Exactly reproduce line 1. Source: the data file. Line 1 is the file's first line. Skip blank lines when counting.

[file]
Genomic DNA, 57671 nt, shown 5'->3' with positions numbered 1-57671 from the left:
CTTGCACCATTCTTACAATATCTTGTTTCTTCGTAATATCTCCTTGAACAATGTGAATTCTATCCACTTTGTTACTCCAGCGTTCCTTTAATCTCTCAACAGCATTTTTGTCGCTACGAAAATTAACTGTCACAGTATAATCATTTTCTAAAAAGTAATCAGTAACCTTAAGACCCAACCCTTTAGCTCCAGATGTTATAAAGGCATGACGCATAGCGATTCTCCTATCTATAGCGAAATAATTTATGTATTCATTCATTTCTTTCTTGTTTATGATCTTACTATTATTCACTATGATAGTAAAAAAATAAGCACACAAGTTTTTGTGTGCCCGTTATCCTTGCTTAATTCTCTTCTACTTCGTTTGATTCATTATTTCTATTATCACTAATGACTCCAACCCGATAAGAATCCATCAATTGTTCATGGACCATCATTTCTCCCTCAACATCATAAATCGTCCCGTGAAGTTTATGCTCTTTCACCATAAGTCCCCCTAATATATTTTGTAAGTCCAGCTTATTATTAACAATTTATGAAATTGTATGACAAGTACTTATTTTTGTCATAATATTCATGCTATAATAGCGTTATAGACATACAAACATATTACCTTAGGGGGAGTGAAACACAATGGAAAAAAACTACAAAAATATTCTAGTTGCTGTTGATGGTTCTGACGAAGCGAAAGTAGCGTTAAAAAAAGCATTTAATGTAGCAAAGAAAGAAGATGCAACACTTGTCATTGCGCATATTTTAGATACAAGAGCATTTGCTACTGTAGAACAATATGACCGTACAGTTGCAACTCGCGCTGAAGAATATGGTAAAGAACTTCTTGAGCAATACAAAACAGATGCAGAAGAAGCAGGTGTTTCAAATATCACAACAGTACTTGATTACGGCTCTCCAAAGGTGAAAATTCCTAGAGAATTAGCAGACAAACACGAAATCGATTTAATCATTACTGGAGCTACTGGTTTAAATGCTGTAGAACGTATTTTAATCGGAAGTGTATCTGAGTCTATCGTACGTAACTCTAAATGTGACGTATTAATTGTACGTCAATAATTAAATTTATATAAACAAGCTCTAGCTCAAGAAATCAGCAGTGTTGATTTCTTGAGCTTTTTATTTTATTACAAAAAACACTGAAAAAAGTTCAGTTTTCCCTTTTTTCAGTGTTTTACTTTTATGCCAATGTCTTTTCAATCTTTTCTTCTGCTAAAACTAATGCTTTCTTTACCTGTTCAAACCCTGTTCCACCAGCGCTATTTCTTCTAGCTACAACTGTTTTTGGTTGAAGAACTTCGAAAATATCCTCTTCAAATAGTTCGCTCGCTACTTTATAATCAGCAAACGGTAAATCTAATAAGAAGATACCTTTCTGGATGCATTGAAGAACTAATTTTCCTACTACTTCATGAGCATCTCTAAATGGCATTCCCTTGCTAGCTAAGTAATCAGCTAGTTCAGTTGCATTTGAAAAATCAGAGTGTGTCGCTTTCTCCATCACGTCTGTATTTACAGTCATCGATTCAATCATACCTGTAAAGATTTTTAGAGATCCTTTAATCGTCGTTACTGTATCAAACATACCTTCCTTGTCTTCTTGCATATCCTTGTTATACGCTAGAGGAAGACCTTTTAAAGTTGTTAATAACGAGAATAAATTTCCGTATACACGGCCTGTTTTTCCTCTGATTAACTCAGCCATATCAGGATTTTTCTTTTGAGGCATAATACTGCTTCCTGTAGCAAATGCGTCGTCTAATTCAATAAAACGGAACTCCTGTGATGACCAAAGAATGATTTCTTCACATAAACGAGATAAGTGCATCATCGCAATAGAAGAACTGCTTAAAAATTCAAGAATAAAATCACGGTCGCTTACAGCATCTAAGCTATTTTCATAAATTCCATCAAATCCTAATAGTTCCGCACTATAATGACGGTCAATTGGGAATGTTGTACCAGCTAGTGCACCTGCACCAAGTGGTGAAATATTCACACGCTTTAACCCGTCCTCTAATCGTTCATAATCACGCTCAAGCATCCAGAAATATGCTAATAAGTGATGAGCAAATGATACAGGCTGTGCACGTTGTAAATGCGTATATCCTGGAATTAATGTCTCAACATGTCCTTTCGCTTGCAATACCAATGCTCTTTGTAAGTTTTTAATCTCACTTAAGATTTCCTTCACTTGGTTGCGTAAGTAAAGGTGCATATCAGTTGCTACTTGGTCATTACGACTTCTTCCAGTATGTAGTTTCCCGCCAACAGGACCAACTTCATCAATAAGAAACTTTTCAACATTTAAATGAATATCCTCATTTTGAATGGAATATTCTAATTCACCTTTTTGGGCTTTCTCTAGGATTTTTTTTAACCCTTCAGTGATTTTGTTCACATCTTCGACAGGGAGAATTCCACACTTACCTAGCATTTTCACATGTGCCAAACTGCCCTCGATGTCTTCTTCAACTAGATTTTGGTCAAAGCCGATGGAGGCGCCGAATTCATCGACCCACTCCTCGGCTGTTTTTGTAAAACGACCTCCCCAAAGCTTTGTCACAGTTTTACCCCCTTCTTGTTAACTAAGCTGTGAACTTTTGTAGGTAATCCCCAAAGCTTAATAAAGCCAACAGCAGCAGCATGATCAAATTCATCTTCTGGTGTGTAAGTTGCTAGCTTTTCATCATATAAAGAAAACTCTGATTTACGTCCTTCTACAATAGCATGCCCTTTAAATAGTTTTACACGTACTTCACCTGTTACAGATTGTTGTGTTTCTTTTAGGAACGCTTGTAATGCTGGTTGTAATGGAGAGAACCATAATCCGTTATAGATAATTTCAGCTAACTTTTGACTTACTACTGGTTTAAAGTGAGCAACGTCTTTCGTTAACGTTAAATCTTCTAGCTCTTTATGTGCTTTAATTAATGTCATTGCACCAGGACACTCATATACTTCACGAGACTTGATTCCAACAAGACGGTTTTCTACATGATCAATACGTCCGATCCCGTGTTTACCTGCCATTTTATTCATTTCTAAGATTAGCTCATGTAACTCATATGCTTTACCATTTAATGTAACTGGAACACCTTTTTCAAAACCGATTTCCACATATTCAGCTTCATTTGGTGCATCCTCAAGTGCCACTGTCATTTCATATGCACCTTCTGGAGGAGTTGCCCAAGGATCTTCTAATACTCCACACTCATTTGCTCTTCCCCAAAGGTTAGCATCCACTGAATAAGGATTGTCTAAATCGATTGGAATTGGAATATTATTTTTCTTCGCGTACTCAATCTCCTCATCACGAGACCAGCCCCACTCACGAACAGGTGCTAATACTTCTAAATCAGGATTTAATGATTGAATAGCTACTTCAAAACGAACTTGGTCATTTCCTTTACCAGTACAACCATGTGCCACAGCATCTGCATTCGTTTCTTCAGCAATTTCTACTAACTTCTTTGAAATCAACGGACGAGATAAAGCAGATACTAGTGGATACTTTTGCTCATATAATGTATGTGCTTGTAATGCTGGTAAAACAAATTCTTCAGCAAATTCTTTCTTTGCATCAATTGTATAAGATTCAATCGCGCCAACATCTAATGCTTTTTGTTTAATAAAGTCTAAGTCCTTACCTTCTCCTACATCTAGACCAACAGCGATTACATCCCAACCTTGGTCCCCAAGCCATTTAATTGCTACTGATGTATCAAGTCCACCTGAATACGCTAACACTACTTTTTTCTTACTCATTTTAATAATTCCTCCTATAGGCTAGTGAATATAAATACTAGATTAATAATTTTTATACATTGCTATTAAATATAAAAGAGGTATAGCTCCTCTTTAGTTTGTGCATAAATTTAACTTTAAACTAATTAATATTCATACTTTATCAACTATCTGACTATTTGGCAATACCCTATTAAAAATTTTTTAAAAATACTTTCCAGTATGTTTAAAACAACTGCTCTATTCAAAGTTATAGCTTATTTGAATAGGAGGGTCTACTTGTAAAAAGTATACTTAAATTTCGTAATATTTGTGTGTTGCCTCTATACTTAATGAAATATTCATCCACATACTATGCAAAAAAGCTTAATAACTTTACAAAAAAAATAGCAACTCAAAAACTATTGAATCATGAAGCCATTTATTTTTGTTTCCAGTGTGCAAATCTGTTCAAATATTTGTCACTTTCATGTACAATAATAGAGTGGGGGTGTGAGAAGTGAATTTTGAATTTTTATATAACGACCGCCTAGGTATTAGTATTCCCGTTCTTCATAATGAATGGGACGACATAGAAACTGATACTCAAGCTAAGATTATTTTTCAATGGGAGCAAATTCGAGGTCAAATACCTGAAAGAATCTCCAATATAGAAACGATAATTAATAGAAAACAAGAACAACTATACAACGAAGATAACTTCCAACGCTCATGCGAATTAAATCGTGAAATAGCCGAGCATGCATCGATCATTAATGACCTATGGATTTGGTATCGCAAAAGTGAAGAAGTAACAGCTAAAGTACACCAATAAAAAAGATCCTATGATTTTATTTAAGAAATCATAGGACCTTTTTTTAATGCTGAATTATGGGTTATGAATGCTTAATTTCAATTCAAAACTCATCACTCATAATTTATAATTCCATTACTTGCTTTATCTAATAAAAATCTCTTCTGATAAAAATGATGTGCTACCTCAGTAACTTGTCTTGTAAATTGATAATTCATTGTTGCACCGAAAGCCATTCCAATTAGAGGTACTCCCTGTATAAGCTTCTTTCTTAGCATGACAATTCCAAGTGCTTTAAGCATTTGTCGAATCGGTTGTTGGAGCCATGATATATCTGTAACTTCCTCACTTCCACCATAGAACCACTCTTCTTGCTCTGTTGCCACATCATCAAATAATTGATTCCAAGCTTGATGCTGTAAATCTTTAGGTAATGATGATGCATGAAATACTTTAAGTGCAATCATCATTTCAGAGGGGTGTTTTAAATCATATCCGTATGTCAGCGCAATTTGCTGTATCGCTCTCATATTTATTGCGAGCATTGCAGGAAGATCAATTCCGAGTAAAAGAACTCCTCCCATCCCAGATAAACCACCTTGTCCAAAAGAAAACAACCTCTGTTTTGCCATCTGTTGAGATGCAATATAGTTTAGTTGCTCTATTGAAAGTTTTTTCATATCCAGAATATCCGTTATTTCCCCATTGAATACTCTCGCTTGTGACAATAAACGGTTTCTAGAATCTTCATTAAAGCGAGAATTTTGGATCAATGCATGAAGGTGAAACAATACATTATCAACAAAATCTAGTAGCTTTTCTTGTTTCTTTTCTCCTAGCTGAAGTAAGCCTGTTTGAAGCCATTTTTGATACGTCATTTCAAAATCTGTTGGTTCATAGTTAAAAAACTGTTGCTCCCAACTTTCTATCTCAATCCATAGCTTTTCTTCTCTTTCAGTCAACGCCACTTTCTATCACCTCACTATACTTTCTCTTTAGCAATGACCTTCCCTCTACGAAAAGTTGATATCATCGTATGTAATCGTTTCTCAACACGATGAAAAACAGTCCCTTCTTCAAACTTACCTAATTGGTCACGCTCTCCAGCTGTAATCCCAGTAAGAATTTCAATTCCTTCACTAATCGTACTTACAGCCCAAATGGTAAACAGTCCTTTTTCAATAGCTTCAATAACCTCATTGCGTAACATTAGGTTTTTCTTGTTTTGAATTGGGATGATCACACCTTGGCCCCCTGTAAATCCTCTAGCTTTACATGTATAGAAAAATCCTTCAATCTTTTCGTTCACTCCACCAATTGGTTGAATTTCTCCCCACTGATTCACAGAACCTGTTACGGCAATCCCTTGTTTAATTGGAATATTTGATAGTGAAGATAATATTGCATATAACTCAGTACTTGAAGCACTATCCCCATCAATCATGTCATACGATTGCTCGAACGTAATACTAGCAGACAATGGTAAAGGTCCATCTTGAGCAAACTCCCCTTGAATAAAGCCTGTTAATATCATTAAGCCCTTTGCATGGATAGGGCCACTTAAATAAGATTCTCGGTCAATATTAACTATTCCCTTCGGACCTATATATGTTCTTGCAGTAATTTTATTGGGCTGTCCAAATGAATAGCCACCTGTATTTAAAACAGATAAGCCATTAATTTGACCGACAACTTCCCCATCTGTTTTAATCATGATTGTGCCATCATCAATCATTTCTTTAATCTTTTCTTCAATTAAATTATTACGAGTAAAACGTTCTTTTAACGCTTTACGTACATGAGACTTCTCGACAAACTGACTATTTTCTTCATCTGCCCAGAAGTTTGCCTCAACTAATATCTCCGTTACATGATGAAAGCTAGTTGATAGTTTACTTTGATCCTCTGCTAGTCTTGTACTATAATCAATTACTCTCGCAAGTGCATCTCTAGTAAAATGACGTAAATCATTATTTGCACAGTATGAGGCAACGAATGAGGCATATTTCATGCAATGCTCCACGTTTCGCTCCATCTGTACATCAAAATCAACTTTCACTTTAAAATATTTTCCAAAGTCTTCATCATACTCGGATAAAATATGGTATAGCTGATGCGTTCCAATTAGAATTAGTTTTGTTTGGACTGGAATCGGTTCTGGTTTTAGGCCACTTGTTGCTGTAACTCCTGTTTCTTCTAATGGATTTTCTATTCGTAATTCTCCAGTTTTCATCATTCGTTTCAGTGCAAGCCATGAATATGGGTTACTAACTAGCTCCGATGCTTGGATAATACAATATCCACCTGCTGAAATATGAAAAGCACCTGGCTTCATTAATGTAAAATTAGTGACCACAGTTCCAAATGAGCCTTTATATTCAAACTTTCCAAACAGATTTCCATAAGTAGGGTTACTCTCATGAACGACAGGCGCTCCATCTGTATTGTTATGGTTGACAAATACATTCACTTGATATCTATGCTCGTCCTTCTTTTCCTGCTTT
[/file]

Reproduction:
Genomic DNA, 57671 nt, shown 5'->3' with positions numbered 1-57671 from the left: